You are here
Australian govt spending, trade add to economic growth in Q2
[SYDNEY] Australian government spending made another welcome contribution to economic growth last quarter, as did exports of farm goods and liquefied natural gas in a sign the country had likely sealed its 27th year without a recession.
Tuesday's figures from the Australian Bureau of Statistics (ABS) showed government spending rose 1 percent in the second quarter to an inflation-adjusted A$107.7 billion (S$106.5 billion).
Public spending accounts for almost a quarter of annual gross domestic product (GDP) and has been a major driver of growth over the past year or so.
Other data showed net exports added around 0.1 percentage points to GDP in the quarter, thanks in part to strength in rural goods, energy and tourism.
Australia's current account deficit still widened to A$13.5 billion as the country paid out more investment income than it brought in, partly to fund its A$1 trillion in net debt.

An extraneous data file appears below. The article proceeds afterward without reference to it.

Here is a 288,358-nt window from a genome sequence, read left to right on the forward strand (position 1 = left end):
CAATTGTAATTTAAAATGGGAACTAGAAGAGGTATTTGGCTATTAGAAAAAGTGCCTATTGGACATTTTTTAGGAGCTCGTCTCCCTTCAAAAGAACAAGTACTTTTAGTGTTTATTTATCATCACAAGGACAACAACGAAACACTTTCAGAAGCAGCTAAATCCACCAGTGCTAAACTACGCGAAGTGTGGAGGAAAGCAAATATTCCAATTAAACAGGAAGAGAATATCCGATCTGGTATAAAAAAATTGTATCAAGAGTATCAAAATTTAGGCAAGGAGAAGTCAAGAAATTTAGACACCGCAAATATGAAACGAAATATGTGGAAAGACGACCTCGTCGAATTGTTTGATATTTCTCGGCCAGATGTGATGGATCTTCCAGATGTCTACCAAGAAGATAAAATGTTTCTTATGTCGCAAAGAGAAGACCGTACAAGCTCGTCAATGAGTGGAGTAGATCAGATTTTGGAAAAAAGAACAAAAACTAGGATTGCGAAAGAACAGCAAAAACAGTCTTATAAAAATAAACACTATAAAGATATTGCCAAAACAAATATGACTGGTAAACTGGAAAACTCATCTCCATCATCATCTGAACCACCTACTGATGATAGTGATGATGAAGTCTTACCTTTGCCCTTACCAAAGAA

"But underneath the headlines there is more good news than bad," said Sarah Hunter, head of macroeconomics Australia for BIS Oxford Economics. "Goods export volumes rose 1 per cent on the quarter, driven by rural produce and commodities, and services continue to perform well."
The GDP report is due on Wednesday and is forecast to show growth of 0.7 percent in the June quarter, from the March quarter when it rose 1.0 per cent.
Annual growth likely slowed to a still-solid 2.8 per cent, from a surprisingly rapid 3.1 per cent the previous quarter.
The Reserve Bank of Australia (RBA) is still predicting growth a little above 3 per cent for this year and next, with a boom in infrastructure spending a big part of that expansion.
This is one reason the RBA is considered certain to leave interest rates at an all-time low 1.50 per cent for the 23rd straight policy meeting later in the day.
The bank has emphasised that, while the next move will likely be up , there is no rush to hike given wage growth and inflation remain uncomfortably low.
An added reason for caution was a recent increase in mortgage rates by Westpac, as it sought to protect profit margins in the face of higher wholesale funding costs.
Fears of a global trade war and strains in emerging markets have only reinforced investors' suspicions that rates will stay low for a long time to come.
Interest rate futures imply less than a 50 per cent probability of a hike for all of next year.